The neo-slave colony, bound by time-concatenations and pounding postindustrial echoes, inherits a cataclysm of humiliation. A detonation of the archive can be attained by programming the absconded gateways, labyrinths, and false exits, from which we can solely gain agency through opacity and deception, both repulsive qualities to the halls of efficiency and transparency. Compromising the knowledge arcades is only possible by claiming the legitimacy of their origin, by being an oracular component of their inception. These detonations respect the structure—the fatidic immolation of the self, not the other—to avoid speculation on naming practices. A parallax of smoke and mirrors devised to procure the creation of worlds while simulating their destruction: an extensive and fertile life continuum, everywhere. Does the operation of the postcolony not depend on such markers of efficiency? Can the valuation of life and forced human labor—based on pressuring a body—occur under a homogenized time? In this context, the lowest valuation of human life translates into the cost of taking a life, a demand in the surplus market of assassination. The exhausted singularity leaves us with an unseen spectacle of annihilation for the quotidian undead. To respect opacity through these relationalities implies granting the agency to use our bodies and bodies of knowledge. The aporia of a machine that knows it’s being used as a shapeless prison is compared to the illusion of free movement.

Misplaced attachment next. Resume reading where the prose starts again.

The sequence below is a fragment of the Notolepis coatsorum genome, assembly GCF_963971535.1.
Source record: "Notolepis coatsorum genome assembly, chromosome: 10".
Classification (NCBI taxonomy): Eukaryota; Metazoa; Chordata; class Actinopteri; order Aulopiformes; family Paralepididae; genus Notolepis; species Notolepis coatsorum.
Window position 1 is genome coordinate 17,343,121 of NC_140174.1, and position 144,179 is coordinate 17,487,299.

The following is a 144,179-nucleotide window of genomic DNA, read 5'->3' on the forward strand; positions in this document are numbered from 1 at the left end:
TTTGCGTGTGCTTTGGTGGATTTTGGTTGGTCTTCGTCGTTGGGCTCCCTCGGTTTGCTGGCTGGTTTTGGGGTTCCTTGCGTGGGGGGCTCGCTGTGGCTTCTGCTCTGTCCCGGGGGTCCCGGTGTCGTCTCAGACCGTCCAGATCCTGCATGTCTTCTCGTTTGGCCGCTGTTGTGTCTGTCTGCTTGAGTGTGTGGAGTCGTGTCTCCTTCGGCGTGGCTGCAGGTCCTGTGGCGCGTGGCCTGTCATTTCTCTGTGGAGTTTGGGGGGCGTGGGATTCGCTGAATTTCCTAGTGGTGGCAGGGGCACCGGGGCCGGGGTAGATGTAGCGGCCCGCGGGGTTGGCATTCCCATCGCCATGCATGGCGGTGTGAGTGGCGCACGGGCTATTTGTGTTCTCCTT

Time and concepts become then reversible in this sphere, not by atomic missile reversal, nor by serving and attending the passages of the archive, but rather by setting commodifiable discourses—comfortably, to some parties—that reinforce the idea of the periphery. Without access to resources, time and concepts are still transformable. Imploding an inherited visual or conceptual language depends on a capacity to deflect the harnessing power of signification, to transform inherited languages on their axis, and return them from the Ancient New World to a shore of understanding: naming emancipatory strategies, absconding speculations. Resigning apprehension implies a renouncement of objectification if it’s futile to surrender our thingliness quality as a body-machine: thus, the given entity ciphers the code, forming a new unconsciousness for the aborted subjectivity, leaving the parasite behind. As an opaque phantom, never steady, the dissolvable machine becomes impossible to possess.